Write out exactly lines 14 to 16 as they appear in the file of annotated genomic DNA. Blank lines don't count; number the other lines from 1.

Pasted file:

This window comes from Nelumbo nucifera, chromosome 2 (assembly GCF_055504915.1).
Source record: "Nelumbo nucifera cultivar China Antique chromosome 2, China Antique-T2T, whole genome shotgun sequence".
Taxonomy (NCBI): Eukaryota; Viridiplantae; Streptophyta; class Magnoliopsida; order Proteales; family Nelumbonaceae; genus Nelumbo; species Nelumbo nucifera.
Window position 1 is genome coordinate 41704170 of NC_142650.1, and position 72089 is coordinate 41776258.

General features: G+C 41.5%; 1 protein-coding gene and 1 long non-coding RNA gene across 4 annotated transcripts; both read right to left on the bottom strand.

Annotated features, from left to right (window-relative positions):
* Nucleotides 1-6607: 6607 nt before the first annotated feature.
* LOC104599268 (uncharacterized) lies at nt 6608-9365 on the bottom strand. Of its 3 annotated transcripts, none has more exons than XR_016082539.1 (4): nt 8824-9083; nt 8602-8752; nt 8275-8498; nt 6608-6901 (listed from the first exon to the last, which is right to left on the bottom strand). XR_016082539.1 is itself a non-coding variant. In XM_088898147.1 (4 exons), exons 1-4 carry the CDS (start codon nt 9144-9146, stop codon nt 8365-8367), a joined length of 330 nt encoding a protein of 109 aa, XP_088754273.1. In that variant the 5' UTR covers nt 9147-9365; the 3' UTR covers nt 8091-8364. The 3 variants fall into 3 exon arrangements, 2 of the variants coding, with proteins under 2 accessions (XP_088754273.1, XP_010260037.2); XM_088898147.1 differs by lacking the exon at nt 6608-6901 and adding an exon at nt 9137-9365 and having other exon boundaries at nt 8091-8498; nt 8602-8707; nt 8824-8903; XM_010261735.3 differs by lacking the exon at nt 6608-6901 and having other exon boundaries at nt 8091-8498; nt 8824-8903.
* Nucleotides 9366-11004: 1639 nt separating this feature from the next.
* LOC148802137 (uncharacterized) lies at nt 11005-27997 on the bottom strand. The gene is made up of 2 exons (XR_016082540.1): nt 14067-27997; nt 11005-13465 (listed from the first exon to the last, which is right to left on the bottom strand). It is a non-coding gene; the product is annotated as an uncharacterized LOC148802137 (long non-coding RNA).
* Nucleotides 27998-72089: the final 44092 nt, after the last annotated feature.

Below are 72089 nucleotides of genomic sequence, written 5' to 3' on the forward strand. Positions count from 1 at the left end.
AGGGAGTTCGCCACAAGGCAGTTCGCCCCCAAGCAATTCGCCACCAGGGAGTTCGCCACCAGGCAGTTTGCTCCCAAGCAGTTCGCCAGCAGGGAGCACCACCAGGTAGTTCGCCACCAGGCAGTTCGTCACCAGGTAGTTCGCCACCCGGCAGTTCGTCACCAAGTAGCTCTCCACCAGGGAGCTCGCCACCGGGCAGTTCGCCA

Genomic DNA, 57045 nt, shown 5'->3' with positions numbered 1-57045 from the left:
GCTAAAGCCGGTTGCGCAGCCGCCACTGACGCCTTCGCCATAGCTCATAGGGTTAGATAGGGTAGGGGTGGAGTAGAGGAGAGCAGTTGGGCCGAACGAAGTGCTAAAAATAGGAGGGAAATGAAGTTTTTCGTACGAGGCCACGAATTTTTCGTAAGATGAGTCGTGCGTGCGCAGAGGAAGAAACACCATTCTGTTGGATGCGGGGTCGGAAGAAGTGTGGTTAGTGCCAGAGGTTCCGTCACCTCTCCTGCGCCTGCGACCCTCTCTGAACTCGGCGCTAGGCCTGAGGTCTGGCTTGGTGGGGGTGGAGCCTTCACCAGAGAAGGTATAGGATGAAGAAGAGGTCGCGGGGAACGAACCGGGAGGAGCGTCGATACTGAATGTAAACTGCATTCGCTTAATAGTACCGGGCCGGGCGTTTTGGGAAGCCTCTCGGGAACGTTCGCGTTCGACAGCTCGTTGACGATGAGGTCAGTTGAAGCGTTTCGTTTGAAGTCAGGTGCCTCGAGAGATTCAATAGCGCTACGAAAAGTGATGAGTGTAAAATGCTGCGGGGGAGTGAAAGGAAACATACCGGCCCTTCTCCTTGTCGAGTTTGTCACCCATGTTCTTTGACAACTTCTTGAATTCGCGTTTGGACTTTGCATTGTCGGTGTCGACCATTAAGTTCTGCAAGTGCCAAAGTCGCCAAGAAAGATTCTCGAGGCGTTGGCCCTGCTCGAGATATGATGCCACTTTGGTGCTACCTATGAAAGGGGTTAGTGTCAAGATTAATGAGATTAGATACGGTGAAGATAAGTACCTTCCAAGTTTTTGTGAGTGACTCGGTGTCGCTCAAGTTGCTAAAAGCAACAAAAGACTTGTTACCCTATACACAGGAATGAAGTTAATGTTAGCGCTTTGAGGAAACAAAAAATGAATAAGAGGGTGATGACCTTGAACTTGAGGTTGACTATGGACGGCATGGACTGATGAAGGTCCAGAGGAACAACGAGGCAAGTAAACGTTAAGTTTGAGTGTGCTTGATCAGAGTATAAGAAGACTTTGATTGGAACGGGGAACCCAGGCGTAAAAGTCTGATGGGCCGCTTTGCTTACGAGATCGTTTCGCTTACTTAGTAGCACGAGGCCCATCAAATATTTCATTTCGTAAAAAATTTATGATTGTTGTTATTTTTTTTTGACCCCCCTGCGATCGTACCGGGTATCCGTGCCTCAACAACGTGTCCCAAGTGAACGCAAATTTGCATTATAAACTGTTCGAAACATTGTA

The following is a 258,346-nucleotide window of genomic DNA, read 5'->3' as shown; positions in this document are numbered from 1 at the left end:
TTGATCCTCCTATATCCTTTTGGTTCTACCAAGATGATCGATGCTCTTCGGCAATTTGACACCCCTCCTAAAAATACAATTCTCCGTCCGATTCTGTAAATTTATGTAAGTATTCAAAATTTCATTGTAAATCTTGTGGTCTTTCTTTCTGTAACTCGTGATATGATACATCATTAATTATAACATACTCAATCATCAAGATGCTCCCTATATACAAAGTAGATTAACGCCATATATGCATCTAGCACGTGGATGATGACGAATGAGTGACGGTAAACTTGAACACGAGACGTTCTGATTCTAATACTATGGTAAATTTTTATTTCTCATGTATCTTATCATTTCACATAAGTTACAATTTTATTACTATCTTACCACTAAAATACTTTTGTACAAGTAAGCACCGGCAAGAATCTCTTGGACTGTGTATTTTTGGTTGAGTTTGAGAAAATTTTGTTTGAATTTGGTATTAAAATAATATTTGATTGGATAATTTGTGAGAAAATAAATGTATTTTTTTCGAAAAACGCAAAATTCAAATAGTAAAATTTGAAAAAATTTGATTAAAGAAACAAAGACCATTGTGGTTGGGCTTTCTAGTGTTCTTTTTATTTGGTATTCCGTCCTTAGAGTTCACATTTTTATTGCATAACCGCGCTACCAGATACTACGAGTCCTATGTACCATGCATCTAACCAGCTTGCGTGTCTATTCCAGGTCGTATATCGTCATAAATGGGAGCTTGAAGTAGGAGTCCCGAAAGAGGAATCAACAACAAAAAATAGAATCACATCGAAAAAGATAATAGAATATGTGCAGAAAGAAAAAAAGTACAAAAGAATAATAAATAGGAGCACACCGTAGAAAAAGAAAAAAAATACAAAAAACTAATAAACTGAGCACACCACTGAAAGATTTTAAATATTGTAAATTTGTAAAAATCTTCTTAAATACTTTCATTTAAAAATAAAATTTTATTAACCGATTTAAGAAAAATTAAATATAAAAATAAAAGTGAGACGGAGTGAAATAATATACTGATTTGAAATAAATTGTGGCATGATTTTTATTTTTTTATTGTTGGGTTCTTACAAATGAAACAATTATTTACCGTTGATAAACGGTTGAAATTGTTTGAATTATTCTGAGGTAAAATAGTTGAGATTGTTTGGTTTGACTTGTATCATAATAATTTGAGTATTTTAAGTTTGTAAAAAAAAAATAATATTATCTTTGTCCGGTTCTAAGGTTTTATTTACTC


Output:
Genomic DNA, 57045 nt, shown 5'->3' with positions numbered 1-57045 from the left:
GCTAAAGCCGGTTGCGCAGCCGCCACTGACGCCTTCGCCATAGCTCATAGGGTTAGATAGGGTAGGGGTGGAGTAGAGGAGAGCAGTTGGGCCGAACGAAGTGCTAAAAATAGGAGGGAAATGAAGTTTTTCGTACGAGGCCACGAATTTTTCGTAAGATGAGTCGTGCGTGCGCAGAGGAAGAAACACCATTCTGTTGGATGCGGGGTCGGAAGAAGTGTGGTTAGTGCCAGAGGTTCCGTCACCTCTCCTGCGCCTGCGACCCTCTCTGAACTCGGCGCTAGGCCTGAGGTCTGGCTTGGTGGGGGTGGAGCCTTCACCAGAGAAGGTATAGGATGAAGAAGAGGTCGCGGGGAACGAACCGGGAGGAGCGTCGATACTGAATGTAAACTGCATTCGCTTAATAGTACCGGGCCGGGCGTTTTGGGAAGCCTCTCGGGAACGTTCGCGTTCGACAGCTCGTTGACGATGAGGTCAGTTGAAGCGTTTCGTTTGAAGTCAGGTGCCTCGAGAGATTCAATAGCGCTACGAAAAGTGATGAGTGTAAAATGCTGCGGGGGAGTGAAAGGAAACATACCGGCCCTTCTCCTTGTCGAGTTTGTCACCCATGTTCTTTGACAACTTCTTGAATTCGCGTTTGGACTTTGCATTGTCGGTGTCGACCATTAAGTTCTGCAAGTGCCAAAGTCGCCAAGAAAGATTCTCGAGGCGTTGGCCCTGCTCGAGATATGATGCCACTTTGGTGCTACCTATGAAAGGGGTTAGTGTCAAGATTAATGAGATTAGATACGGTGAAGATAAGTACCTTCCAAGTTTTTGTGAGTGACTCGGTGTCGCTCAAGTTGCTAAAAGCAACAAAAGACTTGTTACCCTATACACAGGAATGAAGTTAATGTTAGCGCTTTGAGGAAACAAAAAATGAATAAGAGGGTGATGACCTTGAACTTGAGGTTGACTATGGACGGCATGGACTGATGAAGGTCCAGAGGAACAACGAGGCAAGTAAACGTTAAGTTTGAGTGTGCTTGATCAGAGTATAAGAAGACTTTGATTGGAACGGGGAACCCAGGCGTAAAAGTCTGATGGGCCGCTTTGCTTACGAGATCGTTTCGCTTACTTAGTAGCACGAGGCCCATCAAATATTTCATTTCGTAAAAAATTTATGATTGTTGTTATTTTTTTTTGACCCCCCTGCGATCGTACCGGGTATCCGTGCCTCAACAACGTGTCCCAAGTGAACGCAAATTTGCATTATAAACTGTTCGAAACATTGTA

The following is a 258,346-nucleotide window of genomic DNA, read 5'->3' as shown; positions in this document are numbered from 1 at the left end: